One OF the most notorious crimes of Jazz Age Los Angeles began quietly enough with a lost boy.
But the Walter Collins case would end up becoming the O.J. Simpson drama of its day, a horrifying crime that inspired a media frenzy and captivated the Southland. What started as the real-life tale of a missing child would eventually take on a much larger significance in the then-burgeoning city. Though the details may have faded into the miasma of time, its commentary on corruption and abuse of authority, on female empowerment and on the ultimate price of justice, continues to echo throughout the canyons of L.A.'s collective memory.
For The Record
Los Angeles Times Sunday, October 19, 2008 Home Edition Main News Part A Page 2 National Desk 1 inches; 24 words Type of Material: Correction
Clint Eastwood: An article in today's Calendar section about Clint Eastwood's newest film, "Changeling," says the actor-director has three children. Eastwood has seven children.
For The Record
Los Angeles Times Sunday, October 26, 2008 Home Edition Sunday Calendar Part E Page 2 Calendar Desk 1 inches; 23 words Type of Material: Correction
Clint Eastwood: An article last Sunday about Clint Eastwood's latest film, "Changeling," stated that the actor-director has three children. Eastwood has seven children.
In the middle of it all was Christine Collins, Walter's mother, a victim turned unlikely heroine.
On March 10, 1928, Collins gave 9-year-old Walter a dime to see a movie. Collins, who lived in a middle-class Mount Washington neighborhood, was an anomaly for an era when women were still considered to suffer from the vapors. A handsome woman with prominent features, she was a single mom whose ex-husband sat in jail for helping to run a speak-easy. She was also a professional woman who worked at the telephone company and apparently prided herself on maintaining a nonemotional, businesslike manner when dealing with men in authority.
Walter disappeared that day, a fact that was chronicled in the Los Angeles Times several days later. Within weeks, the police (with the press watching) were conducting a massive manhunt and dragging Lincoln Park lake for Walter's body. Tips poured in, with people claiming to have seen the boy in a Glendale gas station, sitting in a back seat of a car, wrapped in newspaper -- and even as far away as San Francisco. The boy's father, Walter J.S. Collins, floated the theory that some of his former inmates kidnapped his son, perhaps out of revenge.
In August, the LAPD delivered a boy to Christine Collins, her putative son who'd been found in Illinois. It was an apparent coup for the Los Angeles Police Department, which had routinely suffered bad press and whose chief, James Davis, was famous (now infamous) for having created only two years before a 50-man "gun squad" to go after the city's criminal element with the express command to bring in the purported crooks "dead, not alive."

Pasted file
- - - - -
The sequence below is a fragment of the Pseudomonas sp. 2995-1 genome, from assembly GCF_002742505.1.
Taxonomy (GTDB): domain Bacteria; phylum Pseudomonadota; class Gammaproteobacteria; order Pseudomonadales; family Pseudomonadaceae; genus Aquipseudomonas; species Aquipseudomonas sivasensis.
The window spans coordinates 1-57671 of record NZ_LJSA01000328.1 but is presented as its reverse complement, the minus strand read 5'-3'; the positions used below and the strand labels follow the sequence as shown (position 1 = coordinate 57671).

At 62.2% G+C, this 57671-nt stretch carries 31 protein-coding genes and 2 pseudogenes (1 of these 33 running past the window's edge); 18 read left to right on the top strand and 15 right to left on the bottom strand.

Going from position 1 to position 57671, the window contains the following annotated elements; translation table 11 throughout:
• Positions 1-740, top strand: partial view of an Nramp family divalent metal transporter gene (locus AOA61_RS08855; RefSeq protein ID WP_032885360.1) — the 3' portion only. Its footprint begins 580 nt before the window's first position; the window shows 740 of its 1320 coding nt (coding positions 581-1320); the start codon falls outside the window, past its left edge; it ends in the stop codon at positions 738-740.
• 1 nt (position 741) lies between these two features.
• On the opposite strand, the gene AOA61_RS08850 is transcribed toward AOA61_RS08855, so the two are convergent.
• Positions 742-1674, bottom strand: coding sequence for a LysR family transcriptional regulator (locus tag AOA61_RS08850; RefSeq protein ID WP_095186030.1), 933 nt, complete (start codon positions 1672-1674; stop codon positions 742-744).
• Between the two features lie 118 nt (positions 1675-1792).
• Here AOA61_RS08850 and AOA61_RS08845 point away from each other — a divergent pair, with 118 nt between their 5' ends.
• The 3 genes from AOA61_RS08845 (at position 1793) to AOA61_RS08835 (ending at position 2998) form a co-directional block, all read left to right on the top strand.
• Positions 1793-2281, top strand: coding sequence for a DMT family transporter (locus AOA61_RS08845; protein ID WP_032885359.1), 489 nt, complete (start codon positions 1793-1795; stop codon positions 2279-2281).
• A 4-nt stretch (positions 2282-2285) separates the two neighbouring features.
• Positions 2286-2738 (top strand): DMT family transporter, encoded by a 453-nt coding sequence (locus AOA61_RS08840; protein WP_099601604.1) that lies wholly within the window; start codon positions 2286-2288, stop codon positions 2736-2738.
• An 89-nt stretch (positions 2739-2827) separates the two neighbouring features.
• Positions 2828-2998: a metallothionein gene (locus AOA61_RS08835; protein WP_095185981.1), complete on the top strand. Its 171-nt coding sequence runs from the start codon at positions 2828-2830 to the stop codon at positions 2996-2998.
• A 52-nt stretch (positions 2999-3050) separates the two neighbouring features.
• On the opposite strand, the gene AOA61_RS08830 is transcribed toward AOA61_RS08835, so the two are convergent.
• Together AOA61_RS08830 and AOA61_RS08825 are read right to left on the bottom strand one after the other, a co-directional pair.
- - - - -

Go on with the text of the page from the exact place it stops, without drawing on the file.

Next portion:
Upon seeing the proffered child, Collins, according to a press account from that time, immediately stated, "I do not think that is my son." But, pressured by the LAPD, she took the boy home. Three weeks later, she returned the child to the LAPD, armed with dental records of her actual son, and statements from people who knew Walter. Collins unwittingly initiated what would become a veritable media storm, which ended with a court fight that lasted a decade, and a new state law, but never definitively resolved -- at least for Collins -- what happened to Walter.
Now her story is being told in the new Clint Eastwood film, "Changeling," which opens Friday. (It follows the true story, so if you're worried about plot spoilers, think twice before reading further.) The title comes from European folklore; a "changeling" was the offspring of a fairy or troll secretly swapped for a human child. The film stars Angelina Jolie as Collins and John Malkovich as the Rev. Gustav Briegleb, a pastor with a radio pulpit who took up Collins' cause.
The Collins story was literally unearthed out of city and court archives by journalist turned screenwriter J. Michael Straczynski, who had been tipped off by a former source to transcripts from a City Council hearing about the Collins case. Straczynski, who wrote for The Times and Herald Examiner, was an unlikely choice to be Collins' unofficial historian, given that his main credits were for the sci-fi TV show "Babylon 5." But he quickly became fascinated by her story and spent a year trawling through newspapers and records, piecing together an elaborate tapestry.
"I was so caught up by the raw, naked courage she showed, that she fought so hard for her son, and nobody remembered this. It was outrageous," says Straczynski. So many of Collins' travails, he says, stem from the fact that she was a woman who didn't conform to what men -- in this case the LAPD -- expected her to be like.
Collins was treated brutally by the police. When she tried to give back the child, the captain in charge of the case, J.J. Jones, ridiculed her. According to court testimony, he told her, "What are you trying to do, make fools out of us all? Or are you trying to shirk your duty as a mother and have the state provide for your son? You are the most cruel-hearted woman I've ever known."
Collins testified that Jones told her, "You're insane and ought to be in a madhouse. You're under arrest and I'm going to send you to the psychopathic ward." Jones threw Collins in the psych ward of the Los Angeles County General Hospital -- i.e., the insane asylum -- where she remained for about a week.